CATS: Controlling NOx emissions levels with diesel aftermarket technology

Number 17 in the Clean Air Technologies Series.

Diesel-smoke[1]Using technology to knock out NOx (nitrogen oxide) levels in diesel exhaust with the aid of what’s called Diesel Exhaust Fluid (DEF), isn’t something new. In fact, DEF has been available from one supplier since 2003.

Available in liquid form, the DEF additive effectively is composed of two parts deionized water and one part high-purity urea, according to Wikipedia.

Added Reed Fujii in a Mar. 13, 2013 Stockton (Calif.) Record article, “When sprayed into diesel exhaust in the presence of a catalyst, it breaks down oxides of nitrogen – a major component of smog – into nitrogen and water.”

Interesting to note is how the process works.

With regard to attaining near-zero NOx emission release levels from 2010 and newer on-highway diesel engines as per a United States Environmental Protection Agency (EPA) requirement, as explained in a Cummins Filtration press release, “The SCR [Selective Catalytic Reduction] systems work by injecting DEF into the engine exhaust, creating ammonia which then flows through a SCR catalyst and reacts to form harmless nitrogen and water vapor.”

In a second Cummins Filtration press release “Cummins Filtration to Support SCR Equipped 2010 Engines with Diesel Exhaust Fluid,” meanwhile, the company stated, “Availability of DEF is an important industry focus since current pre-production estimates of DEF consumption suggest new trucks will burn approximately two gallons of DEF for every 100 gallons of diesel fuel. New trucks will be equipped with DEF tanks ranging in capacity from 10 gallons, depending on the application. It is expected that DEF refills will be required on a bi-weekly basis depending on tank capacity and mileage.”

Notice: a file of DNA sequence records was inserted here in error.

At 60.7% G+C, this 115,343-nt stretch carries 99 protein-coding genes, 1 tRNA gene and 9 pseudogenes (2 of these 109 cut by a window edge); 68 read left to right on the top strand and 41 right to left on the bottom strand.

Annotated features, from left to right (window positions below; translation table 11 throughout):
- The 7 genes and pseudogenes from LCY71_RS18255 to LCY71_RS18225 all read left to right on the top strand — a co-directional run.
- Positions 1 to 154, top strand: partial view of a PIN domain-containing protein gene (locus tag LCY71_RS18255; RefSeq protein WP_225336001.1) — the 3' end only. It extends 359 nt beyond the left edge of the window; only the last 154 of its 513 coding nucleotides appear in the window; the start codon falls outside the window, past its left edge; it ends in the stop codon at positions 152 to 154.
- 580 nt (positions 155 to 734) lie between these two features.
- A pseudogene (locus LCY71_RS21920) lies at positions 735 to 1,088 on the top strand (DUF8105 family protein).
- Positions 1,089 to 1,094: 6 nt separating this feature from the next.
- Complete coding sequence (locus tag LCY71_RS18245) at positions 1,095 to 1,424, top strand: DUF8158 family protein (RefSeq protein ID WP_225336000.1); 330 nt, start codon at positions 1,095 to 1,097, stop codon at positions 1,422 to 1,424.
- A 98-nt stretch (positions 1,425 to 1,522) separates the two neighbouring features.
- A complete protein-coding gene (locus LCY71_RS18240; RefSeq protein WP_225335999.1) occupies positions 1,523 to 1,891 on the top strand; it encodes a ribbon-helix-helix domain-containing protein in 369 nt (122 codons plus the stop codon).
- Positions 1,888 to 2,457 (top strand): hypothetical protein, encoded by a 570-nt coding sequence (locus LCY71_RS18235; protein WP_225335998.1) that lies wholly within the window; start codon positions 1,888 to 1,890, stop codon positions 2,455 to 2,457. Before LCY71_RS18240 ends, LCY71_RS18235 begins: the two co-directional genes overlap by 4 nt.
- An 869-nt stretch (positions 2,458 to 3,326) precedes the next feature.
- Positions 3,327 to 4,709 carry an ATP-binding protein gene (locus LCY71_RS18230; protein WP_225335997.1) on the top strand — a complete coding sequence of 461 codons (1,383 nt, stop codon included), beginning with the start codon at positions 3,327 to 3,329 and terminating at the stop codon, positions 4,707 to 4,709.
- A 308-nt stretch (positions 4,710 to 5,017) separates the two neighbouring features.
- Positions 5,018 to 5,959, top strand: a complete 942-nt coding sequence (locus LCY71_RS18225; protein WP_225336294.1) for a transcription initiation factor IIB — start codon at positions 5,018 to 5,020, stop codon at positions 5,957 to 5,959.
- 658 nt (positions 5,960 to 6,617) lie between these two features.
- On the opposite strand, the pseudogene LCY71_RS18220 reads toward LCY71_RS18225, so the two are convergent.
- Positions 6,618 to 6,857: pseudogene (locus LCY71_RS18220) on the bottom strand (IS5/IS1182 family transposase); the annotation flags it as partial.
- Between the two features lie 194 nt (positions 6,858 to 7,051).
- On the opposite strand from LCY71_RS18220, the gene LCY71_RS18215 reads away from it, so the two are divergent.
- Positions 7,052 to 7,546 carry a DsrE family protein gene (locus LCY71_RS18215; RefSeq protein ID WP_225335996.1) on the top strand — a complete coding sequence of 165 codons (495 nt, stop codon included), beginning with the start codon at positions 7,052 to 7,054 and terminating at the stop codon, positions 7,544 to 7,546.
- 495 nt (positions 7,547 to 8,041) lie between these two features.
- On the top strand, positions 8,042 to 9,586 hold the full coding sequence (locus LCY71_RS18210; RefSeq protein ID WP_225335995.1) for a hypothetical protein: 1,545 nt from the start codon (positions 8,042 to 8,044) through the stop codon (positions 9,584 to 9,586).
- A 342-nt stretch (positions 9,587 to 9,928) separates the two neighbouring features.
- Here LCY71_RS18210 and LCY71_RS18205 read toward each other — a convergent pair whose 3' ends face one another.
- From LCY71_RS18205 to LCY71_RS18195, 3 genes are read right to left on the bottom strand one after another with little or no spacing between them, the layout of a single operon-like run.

Having to do with diesel retrofits, in “National Clean Diesel Campaign (NCDC)” subhead, “Technologies: Diesel Retrofit Devices” as it pertains to SCR, the EPA notes reductions of up to an estimated 75 percent of NOx emissions are typical, further emphasizing: “Selective Catalytic Reduction (SCR) Systems inject a reductant, also known as diesel exhaust fluid (DEF), into the exhaust stream where it reacts with a catalyst to convert NOx emissions to N2 (nitrogen gas) and oxygen.” Moreover, “Because of new NOx standards, most 2010 and newer on-highway diesel engines come equipped with an SCR system. A DEF refueling infrastructure is in place, facilitating the use of SCRs.”

In addition, the EPA also specified that nationwide, roughly 7.3 million tons of nitrogen oxides are emitted from diesel engines yearly.

Keep the NOx emissions levels reductions coming.

– Alan Kandel